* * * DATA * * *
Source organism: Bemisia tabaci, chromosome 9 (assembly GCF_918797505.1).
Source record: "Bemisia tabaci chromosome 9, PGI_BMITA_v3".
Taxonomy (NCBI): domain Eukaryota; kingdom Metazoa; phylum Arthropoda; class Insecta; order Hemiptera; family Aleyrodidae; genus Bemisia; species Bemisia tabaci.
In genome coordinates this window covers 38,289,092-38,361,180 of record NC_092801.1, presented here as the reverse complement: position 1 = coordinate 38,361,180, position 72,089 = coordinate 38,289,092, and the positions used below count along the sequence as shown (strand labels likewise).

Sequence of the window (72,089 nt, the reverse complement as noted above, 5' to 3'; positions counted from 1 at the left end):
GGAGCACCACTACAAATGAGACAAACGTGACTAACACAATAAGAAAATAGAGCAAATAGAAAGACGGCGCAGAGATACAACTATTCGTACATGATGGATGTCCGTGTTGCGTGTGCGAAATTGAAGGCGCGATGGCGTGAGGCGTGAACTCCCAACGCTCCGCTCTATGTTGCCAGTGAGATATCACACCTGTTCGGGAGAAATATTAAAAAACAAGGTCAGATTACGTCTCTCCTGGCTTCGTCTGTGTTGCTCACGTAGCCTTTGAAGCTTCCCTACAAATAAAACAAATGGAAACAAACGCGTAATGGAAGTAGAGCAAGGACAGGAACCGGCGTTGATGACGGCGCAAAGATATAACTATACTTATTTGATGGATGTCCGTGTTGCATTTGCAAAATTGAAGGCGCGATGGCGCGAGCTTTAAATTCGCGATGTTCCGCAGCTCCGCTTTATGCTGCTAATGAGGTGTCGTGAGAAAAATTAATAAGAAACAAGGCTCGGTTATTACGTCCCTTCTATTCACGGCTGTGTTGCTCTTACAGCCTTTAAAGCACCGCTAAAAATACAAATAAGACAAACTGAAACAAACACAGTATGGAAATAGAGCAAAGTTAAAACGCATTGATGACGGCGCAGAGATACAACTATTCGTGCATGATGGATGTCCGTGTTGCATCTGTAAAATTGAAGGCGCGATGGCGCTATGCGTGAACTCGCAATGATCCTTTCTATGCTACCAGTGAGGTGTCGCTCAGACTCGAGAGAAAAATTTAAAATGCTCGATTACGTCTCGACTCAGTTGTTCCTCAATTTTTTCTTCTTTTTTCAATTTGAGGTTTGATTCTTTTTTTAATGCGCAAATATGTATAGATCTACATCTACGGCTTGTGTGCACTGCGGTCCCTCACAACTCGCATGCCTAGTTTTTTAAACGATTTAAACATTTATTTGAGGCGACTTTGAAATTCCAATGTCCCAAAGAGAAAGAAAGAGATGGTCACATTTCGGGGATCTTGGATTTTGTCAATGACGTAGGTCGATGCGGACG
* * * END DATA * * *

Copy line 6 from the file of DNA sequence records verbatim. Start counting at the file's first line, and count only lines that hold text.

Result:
GGAGCACCACTACAAATGAGACAAACGTGACTAACACAATAAGAAAATAGAGCAAATAGAAAGACGGCGCAGAGATACAACTATTCGTACATGATGGATGTCCGTGTTGCGTGTGCGAAATTGAAGGCGCGATGGCGTGAGGCGTGAACTCCCAACGCTCCGCTCTATGTTGCCAGTGAGATATCACACCTGTTCGGGAGAAATATTAAAAAACAAGGTCAGATTACGTCTCTCCTGGCTTCGTCTGTGTTGCTCACGTAGCCTTTGAAGCTTCCCTACAAATAAAACAAATGGAAACAAACGCGTAATGGAAGTAGAGCAAGGACAGGAACCGGCGTTGATGACGGCGCAAAGATATAACTATACTTATTTGATGGATGTCCGTGTTGCATTTGCAAAATTGAAGGCGCGATGGCGCGAGCTTTAAATTCGCGATGTTCCGCAGCTCCGCTTTATGCTGCTAATGAGGTGTCGTGAGAAAAATTAATAAGAAACAAGGCTCGGTTATTACGTCCCTTCTATTCACGGCTGTGTTGCTCTTACAGCCTTTAAAGCACCGCTAAAAATACAAATAAGACAAACTGAAACAAACACAGTATGGAAATAGAGCAAAGTTAAAACGCATTGATGACGGCGCAGAGATACAACTATTCGTGCATGATGGATGTCCGTGTTGCATCTGTAAAATTGAAGGCGCGATGGCGCTATGCGTGAACTCGCAATGATCCTTTCTATGCTACCAGTGAGGTGTCGCTCAGACTCGAGAGAAAAATTTAAAATGCTCGATTACGTCTCGACTCAGTTGTTCCTCAATTTTTTCTTCTTTTTTCAATTTGAGGTTTGATTCTTTTTTTAATGCGCAAATATGTATAGATCTACATCTACGGCTTGTGTGCACTGCGGTCCCTCACAACTCGCATGCCTAGTTTTTTAAACGATTTAAACATTTATTTGAGGCGACTTTGAAATTCCAATGTCCCAAAGAGAAAGAAAGAGATGGTCACATTTCGGGGATCTTGGATTTTGTCAATGACGTAGGTCGATGCGGACG